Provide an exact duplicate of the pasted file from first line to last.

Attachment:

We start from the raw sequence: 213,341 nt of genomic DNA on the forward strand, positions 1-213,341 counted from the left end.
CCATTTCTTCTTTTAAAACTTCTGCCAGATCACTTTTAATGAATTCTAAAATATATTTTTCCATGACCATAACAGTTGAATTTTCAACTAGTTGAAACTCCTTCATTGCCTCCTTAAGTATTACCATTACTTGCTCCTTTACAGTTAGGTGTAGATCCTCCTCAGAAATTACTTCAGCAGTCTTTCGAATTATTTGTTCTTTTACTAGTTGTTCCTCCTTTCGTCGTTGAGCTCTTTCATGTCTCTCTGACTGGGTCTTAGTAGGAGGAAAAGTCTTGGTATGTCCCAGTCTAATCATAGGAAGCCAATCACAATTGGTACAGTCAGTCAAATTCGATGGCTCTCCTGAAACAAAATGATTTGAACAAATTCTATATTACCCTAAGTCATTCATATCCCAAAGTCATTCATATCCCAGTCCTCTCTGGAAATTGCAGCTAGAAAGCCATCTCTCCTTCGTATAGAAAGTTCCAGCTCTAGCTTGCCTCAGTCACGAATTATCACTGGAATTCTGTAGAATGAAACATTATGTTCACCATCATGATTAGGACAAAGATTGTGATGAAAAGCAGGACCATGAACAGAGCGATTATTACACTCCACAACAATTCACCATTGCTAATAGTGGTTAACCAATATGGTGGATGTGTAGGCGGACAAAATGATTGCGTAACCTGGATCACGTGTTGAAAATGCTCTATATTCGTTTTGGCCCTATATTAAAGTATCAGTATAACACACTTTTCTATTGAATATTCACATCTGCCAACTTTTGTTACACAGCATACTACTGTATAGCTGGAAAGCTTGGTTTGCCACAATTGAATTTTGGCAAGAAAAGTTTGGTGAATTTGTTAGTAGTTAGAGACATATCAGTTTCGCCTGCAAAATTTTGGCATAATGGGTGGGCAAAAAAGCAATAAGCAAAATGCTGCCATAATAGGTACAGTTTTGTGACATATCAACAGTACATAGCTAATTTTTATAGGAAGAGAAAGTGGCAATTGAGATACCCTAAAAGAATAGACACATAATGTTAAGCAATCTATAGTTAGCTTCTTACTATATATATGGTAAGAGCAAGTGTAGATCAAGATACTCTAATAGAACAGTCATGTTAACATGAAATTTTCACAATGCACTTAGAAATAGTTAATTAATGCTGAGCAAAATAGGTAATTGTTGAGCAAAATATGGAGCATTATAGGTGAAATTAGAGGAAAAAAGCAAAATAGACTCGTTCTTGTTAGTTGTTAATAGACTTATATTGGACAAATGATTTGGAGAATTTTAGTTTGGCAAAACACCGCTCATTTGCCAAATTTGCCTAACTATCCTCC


We start from the raw sequence: 213,341 nt of genomic DNA on the forward strand, positions 1-213,341 counted from the left end.
CCATTTCTTCTTTTAAAACTTCTGCCAGATCACTTTTAATGAATTCTAAAATATATTTTTCCATGACCATAACAGTTGAATTTTCAACTAGTTGAAACTCCTTCATTGCCTCCTTAAGTATTACCATTACTTGCTCCTTTACAGTTAGGTGTAGATCCTCCTCAGAAATTACTTCAGCAGTCTTTCGAATTATTTGTTCTTTTACTAGTTGTTCCTCCTTTCGTCGTTGAGCTCTTTCATGTCTCTCTGACTGGGTCTTAGTAGGAGGAAAAGTCTTGGTATGTCCCAGTCTAATCATAGGAAGCCAATCACAATTGGTACAGTCAGTCAAATTCGATGGCTCTCCTGAAACAAAATGATTTGAACAAATTCTATATTACCCTAAGTCATTCATATCCCAAAGTCATTCATATCCCAGTCCTCTCTGGAAATTGCAGCTAGAAAGCCATCTCTCCTTCGTATAGAAAGTTCCAGCTCTAGCTTGCCTCAGTCACGAATTATCACTGGAATTCTGTAGAATGAAACATTATGTTCACCATCATGATTAGGACAAAGATTGTGATGAAAAGCAGGACCATGAACAGAGCGATTATTACACTCCACAACAATTCACCATTGCTAATAGTGGTTAACCAATATGGTGGATGTGTAGGCGGACAAAATGATTGCGTAACCTGGATCACGTGTTGAAAATGCTCTATATTCGTTTTGGCCCTATATTAAAGTATCAGTATAACACACTTTTCTATTGAATATTCACATCTGCCAACTTTTGTTACACAGCATACTACTGTATAGCTGGAAAGCTTGGTTTGCCACAATTGAATTTTGGCAAGAAAAGTTTGGTGAATTTGTTAGTAGTTAGAGACATATCAGTTTCGCCTGCAAAATTTTGGCATAATGGGTGGGCAAAAAAGCAATAAGCAAAATGCTGCCATAATAGGTACAGTTTTGTGACATATCAACAGTACATAGCTAATTTTTATAGGAAGAGAAAGTGGCAATTGAGATACCCTAAAAGAATAGACACATAATGTTAAGCAATCTATAGTTAGCTTCTTACTATATATATGGTAAGAGCAAGTGTAGATCAAGATACTCTAATAGAACAGTCATGTTAACATGAAATTTTCACAATGCACTTAGAAATAGTTAATTAATGCTGAGCAAAATAGGTAATTGTTGAGCAAAATATGGAGCATTATAGGTGAAATTAGAGGAAAAAAGCAAAATAGACTCGTTCTTGTTAGTTGTTAATAGACTTATATTGGACAAATGATTTGGAGAATTTTAGTTTGGCAAAACACCGCTCATTTGCCAAATTTGCCTAACTATCCTCC